A sportswriter for the Boston Herald, Steve Buckley, came out as gay in a recent column. Near the end of his piece, he says:
But during this same period (of planning to come out), I have read sobering stories about people who came undone, killing themselves after being outed. These tragic events helped guide me to the belief that if more people are able to be honest about who they are, ultimately fewer people will feel such devastating pressure.
In the wake of the It Gets Better Project, we've recently witnessed similar scenes of people in the public eye addressing their sexuality/gender, most notably Fort Worth city Councilman Joel Burns' moving testimonial. It's easy to lump Buckley in with this recent movement, but his position in the world of sports adds another level to his declaration.
In American culture, the world of sports, male sports in particular, is among the last areas queer openness and acceptance has yet to penetrate. Considering the thousands upon thousands of professional and high-profile collegiate athletes, those who have come forward are few and far between.
There's the tragic case of another sportswriter, the Los Angeles Times' Mike Penner/Christine Daniels. Former journeyman NBA center John Amaechi was the first in his league to come out. His book Man in the Middle about his closeted life in the league was published after he retired. Former Major League Baseball player Billy Bean also came out in a book after retiring. With women's sports recently, we've had the stories of runner Caster Semenya's gender confusion and Kye Allums taking the court as a man with his women's NCAA basketball team. And we all know the trailblazing Renee Richards did on the tennis court in decades past.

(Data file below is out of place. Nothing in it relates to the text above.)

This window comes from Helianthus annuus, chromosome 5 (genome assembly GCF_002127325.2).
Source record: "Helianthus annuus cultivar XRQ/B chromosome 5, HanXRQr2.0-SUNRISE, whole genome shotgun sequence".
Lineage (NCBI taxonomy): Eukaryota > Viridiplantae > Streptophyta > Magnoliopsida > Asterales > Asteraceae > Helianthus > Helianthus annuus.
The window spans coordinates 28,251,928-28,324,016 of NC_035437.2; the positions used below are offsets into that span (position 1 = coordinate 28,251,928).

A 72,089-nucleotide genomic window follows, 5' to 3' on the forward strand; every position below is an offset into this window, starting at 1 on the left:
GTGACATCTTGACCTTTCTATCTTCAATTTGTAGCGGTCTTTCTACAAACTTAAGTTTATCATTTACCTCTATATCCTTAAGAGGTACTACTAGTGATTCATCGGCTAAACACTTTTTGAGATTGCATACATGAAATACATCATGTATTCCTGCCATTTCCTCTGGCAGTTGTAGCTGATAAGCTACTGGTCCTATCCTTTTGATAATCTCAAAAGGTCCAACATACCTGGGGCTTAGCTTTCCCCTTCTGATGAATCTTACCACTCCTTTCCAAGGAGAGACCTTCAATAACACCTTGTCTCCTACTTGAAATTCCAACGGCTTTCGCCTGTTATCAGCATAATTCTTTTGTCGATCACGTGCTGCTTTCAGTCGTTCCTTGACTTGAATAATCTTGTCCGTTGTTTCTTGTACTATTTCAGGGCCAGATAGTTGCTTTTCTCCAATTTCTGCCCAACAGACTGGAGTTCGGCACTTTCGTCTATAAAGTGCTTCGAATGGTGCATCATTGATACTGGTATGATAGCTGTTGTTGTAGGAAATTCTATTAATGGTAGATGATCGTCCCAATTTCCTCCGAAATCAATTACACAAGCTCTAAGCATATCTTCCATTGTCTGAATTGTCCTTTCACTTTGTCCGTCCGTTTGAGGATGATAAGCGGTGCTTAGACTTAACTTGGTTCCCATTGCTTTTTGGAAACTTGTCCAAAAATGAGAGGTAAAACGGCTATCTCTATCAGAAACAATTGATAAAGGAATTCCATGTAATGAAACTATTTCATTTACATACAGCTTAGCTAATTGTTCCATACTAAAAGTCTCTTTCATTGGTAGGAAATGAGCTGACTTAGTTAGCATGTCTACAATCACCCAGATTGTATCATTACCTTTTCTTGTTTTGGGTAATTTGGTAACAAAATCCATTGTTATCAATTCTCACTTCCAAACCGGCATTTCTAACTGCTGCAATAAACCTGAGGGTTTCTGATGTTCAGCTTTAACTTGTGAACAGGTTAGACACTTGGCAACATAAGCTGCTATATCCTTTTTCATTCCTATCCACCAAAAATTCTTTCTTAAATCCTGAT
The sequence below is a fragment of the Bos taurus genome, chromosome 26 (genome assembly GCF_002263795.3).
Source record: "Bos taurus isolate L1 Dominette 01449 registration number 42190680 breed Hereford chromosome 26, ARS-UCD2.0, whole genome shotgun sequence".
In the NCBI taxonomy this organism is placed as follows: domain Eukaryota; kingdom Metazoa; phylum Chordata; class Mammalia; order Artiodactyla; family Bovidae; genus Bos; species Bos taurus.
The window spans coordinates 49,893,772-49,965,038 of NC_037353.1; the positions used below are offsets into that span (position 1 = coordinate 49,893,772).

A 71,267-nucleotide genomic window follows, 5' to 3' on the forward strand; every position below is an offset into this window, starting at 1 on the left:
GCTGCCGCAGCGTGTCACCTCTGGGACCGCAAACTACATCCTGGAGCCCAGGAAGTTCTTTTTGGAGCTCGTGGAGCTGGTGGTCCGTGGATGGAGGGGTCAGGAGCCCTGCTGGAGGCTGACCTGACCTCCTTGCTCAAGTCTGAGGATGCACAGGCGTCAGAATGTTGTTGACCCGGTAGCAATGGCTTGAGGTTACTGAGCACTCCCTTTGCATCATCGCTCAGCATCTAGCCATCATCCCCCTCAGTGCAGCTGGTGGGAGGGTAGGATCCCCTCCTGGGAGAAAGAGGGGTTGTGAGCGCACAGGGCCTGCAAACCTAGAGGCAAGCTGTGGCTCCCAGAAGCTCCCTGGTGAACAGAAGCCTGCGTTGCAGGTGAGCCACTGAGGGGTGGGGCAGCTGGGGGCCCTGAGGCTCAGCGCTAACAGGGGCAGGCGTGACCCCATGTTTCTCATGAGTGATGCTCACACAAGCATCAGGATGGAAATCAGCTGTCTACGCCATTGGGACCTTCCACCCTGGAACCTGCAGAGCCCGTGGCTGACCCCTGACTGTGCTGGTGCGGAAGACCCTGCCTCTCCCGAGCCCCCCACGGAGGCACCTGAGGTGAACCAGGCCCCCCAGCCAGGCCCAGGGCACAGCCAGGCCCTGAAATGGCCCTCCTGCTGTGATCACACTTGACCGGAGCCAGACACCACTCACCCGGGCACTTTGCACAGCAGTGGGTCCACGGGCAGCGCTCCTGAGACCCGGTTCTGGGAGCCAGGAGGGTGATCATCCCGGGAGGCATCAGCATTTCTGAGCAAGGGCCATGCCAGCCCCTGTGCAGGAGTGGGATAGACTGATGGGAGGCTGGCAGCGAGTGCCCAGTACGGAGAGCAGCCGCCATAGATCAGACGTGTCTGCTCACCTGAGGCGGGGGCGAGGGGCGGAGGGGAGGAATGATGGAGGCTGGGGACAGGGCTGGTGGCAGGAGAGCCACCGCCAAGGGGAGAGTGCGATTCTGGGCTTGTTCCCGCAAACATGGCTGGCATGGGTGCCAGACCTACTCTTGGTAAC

Considering how huge a role sports plays in our society, I shouldn't be able to list its queer ambassadors and their stories in one short paragraph. Obviously, there are countless queer athletes, past and present, who prefer to live closeted. The resistant culture of the sports world is undoubtedly among the many rationalizations they cite to justify that decision. If living a lie is preferable to being oneself, well, the logical conclusion is that there must be some harsh consequences that accompany the latter option.
That culture is not going to change overnight. The only way we'll see a shift is for more people to do what Buckley, Amaechi, Bean, Penner/Daniels, Allums and Richards did. One person at a time. Like Buckley says "if more people are able to be honest about who they are, ultimately fewer people will feel such devastating pressure." Right now, it seems like he's just one person, but every person matters.